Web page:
Not a hike we’d considered until Andrew mentioned it as we were trying to work out which lake him and Merewyn should swim in for June. A quick check of the stats (915 m: pfft that’s nothing after Mt Harvey… right?) and some research which found some gorgeous photos and we were good to go. We invited Anne, Adib, Victor and Jennifer along which made it the largest group we’d hiked in for quite some time. You get very used to keeping track of a small number of people.
A warm sunny Saturday morning saw us driving out east to Hope, and then south along the Silver-Skagit road for 16 km to the trailhead. We parked by the side of the road while Victor took his Tracker up the narrow road to the trailhead itself to bag the last good parking spot. We set off around 10am. The trail started out steadily uphill, soon reaching Eaton Creek. From there it wound its way up steeply before levelling off again (well, by level I mean not steep :-)
After about 15 minutes we reached our first crossing of the creek. There used to be a bridge across but it had been destroyed sometime in the recent past and now the only way across was a large well-placed log. It was quite daunting having to cross such a fast-running creek on a high log. Head height was at least 3 metres above the water level. Fortunately the log was dry, and slightly soft on top which made it relatively easy to cross by just walking (and not looking down!), though Jennifer opted to lower her centre of gravity :-)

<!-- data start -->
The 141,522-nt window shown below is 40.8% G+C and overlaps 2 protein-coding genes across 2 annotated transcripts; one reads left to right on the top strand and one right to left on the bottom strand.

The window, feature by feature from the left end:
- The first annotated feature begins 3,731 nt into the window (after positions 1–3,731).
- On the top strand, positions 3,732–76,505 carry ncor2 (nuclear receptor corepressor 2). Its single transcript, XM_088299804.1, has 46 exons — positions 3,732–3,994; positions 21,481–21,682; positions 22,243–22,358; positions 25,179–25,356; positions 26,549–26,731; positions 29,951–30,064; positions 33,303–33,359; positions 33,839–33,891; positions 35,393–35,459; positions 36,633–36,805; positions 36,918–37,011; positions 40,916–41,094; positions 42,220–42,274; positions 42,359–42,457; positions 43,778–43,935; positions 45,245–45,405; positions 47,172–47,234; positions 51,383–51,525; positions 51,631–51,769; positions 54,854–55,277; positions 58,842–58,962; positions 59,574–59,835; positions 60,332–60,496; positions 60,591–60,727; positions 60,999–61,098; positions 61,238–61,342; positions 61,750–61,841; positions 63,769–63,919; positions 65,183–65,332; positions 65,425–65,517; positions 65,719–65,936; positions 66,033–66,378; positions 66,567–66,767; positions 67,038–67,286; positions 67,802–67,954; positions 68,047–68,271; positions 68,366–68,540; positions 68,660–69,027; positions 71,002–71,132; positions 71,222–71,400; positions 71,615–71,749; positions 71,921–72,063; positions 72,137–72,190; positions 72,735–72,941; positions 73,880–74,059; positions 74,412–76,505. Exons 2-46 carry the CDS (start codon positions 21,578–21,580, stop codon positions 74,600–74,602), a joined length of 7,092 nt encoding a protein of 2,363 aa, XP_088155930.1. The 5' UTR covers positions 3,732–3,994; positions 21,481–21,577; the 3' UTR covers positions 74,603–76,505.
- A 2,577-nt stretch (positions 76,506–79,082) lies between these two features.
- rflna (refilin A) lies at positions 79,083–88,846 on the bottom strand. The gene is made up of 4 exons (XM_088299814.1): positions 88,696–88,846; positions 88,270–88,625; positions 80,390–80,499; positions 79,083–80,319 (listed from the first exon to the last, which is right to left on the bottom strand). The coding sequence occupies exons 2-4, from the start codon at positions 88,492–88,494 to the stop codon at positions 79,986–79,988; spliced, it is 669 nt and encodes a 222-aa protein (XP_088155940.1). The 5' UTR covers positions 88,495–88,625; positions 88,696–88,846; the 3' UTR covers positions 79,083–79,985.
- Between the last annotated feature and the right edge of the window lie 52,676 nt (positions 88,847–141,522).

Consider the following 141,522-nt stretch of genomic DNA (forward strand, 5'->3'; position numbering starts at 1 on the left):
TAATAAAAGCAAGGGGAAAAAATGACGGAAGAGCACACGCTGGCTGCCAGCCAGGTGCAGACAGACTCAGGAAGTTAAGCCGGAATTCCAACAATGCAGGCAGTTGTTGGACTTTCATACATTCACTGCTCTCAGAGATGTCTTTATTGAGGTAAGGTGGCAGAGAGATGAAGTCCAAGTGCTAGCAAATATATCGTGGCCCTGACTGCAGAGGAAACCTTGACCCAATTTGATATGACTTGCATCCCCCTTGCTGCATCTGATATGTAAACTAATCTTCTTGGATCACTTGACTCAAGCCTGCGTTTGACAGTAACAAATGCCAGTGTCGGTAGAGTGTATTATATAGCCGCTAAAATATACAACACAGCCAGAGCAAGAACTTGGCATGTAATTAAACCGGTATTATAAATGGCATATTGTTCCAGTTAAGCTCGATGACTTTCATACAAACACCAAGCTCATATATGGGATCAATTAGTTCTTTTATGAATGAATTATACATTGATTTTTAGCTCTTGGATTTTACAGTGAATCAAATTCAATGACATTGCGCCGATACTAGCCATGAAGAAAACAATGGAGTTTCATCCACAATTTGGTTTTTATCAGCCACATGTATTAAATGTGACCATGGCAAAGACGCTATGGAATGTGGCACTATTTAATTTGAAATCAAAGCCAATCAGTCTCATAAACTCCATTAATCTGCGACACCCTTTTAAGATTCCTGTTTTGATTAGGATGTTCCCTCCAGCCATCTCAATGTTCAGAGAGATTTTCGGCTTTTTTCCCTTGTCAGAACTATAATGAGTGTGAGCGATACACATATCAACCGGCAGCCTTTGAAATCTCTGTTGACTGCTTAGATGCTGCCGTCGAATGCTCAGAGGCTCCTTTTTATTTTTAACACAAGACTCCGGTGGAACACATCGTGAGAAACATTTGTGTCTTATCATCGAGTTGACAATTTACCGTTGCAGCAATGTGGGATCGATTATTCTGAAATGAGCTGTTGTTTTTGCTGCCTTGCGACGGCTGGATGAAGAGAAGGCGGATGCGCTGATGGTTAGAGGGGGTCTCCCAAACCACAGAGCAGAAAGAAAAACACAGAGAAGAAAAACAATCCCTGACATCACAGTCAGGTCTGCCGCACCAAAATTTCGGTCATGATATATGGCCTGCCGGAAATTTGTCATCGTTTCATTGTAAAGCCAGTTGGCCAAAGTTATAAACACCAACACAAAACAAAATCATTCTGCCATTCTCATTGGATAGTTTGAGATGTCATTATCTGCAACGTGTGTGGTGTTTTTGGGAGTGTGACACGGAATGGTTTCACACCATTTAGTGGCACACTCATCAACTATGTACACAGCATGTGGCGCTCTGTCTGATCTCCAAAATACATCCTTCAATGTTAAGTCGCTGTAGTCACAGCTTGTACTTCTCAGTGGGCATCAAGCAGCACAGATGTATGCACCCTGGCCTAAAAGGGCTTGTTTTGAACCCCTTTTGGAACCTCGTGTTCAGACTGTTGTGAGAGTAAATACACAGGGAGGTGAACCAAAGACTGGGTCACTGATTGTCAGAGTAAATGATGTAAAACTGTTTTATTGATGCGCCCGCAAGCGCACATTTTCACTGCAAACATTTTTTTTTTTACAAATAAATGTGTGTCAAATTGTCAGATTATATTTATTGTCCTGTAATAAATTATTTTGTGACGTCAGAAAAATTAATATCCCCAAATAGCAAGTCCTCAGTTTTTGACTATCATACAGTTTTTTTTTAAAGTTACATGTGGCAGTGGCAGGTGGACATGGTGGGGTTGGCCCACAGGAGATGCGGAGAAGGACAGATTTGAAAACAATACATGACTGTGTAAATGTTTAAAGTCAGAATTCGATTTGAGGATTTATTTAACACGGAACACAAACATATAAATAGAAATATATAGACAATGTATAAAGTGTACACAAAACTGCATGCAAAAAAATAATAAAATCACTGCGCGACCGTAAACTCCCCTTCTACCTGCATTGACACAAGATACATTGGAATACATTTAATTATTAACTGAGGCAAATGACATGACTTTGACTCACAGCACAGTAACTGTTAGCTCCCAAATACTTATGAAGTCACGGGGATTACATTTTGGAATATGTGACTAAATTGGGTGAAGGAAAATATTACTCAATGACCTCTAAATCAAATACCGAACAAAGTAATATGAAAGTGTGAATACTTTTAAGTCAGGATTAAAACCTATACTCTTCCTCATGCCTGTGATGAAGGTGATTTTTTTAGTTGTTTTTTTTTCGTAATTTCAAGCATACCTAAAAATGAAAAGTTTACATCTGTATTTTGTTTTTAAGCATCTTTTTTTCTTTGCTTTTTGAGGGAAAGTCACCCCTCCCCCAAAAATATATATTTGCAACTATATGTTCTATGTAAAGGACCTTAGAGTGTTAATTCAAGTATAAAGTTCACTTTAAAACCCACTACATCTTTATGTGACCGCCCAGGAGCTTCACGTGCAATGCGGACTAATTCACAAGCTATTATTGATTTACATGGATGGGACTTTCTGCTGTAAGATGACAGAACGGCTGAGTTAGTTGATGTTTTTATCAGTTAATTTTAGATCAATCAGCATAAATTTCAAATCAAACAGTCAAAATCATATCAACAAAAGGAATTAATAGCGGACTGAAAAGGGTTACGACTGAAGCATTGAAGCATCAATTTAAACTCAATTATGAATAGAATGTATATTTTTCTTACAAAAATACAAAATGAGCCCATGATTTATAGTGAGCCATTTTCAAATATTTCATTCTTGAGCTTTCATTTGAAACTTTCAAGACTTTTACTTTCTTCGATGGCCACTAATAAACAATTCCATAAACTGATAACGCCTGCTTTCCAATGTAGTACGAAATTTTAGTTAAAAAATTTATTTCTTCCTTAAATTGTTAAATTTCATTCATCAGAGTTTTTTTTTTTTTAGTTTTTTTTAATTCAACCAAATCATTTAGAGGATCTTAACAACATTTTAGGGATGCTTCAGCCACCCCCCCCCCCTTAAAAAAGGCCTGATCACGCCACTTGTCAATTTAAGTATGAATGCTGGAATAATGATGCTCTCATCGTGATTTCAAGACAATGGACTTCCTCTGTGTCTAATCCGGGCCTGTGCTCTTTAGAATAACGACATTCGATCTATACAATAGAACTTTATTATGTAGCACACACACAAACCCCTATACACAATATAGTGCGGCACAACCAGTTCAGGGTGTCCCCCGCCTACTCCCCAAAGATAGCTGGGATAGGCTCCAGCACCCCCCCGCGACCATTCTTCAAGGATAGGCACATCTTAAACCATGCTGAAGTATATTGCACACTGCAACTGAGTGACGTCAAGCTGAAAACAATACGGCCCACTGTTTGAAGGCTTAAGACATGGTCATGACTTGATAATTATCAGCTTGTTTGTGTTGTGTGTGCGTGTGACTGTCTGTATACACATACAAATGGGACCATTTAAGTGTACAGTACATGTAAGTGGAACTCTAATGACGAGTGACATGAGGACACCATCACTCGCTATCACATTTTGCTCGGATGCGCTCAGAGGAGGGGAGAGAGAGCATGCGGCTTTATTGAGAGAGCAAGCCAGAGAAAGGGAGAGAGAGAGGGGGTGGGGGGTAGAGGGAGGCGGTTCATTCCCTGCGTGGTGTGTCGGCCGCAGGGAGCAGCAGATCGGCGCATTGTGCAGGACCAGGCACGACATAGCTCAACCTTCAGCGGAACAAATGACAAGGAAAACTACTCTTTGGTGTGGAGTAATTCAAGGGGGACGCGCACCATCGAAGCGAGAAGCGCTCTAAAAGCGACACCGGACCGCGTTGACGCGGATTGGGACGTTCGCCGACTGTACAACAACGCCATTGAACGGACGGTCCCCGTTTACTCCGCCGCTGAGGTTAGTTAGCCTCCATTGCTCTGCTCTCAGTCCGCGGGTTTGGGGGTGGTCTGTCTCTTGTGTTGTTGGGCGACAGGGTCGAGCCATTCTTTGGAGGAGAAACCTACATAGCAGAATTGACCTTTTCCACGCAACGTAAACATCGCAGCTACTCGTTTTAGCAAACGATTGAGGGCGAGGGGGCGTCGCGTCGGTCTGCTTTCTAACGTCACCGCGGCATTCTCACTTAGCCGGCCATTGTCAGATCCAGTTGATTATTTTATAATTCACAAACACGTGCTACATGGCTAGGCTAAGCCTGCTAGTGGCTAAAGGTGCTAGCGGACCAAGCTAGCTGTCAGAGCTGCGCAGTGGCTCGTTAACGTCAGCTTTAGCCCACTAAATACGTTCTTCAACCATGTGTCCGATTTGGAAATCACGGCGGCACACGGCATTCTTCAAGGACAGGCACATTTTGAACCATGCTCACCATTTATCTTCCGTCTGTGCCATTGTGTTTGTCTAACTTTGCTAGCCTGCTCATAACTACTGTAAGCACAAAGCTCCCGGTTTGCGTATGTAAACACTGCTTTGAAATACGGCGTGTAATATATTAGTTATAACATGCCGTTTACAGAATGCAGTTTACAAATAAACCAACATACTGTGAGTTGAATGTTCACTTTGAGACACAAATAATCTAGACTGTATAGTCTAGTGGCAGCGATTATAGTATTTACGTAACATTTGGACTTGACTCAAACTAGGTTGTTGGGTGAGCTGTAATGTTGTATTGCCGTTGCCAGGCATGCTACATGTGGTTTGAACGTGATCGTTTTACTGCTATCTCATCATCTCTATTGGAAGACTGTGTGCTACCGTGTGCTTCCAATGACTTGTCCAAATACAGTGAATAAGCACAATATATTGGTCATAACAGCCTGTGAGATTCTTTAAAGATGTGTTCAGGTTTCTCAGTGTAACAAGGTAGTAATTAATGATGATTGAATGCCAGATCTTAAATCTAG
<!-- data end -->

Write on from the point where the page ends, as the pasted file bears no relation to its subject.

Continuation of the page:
Then there was the distraction of the gorgeous waterfall about 75 m upstream. It took some concentration to not look at it while walking! Once across we got our waterfall photos and carried on uphill, now heading away from the creek. Here we were in lovely open woodland with very little understory. Normally that means it has been logged, but this was untouched. It reminded Maria and me of the trails up to Flower Ridge and Crest Mountain on Vancouver Island.
We zig-zagged (quite steeply) up the hill, passing fresh bunchberry, oregon grape and abundant coralroot. After a while we came to a small bridge and a bench! Above the bench, nailed to a tree, was a sign which told us we were half way. We paused for a welcome break and made use of the bench. I found some nice False Solomon’s Seal to get macro shots of, complete with a handful of interesting beetles.
After a 15-minute break we continued on uphill, and soon came back to the creek and took a small side trail to admire it crashing down through the trees. The surrounding forest was verdant green, carved neatly by the wide white ribbon of the creek. Very pretty. Now the trail began to steepen and we slowed down as we plodded uphill. The trail stayed close to the creek, switching back and forth with peek-a-boo views down to the creek. The forest changed character becoming more dense with lots of huckleberry and salal. We passed several huge Douglas firs and, closer to the creek, Red cedar.
Eventually it looked as if the terrain was levelling off, which gave us a good idea of where we were on the map. Not too far to go, but still further than we were hoping for. The group had spread out a little on this steep stretch and we paused to regroup. Pushing on, the trail ambled through level forest. We met a pair of hikers who told us that we were really close (funny definition of really close that…).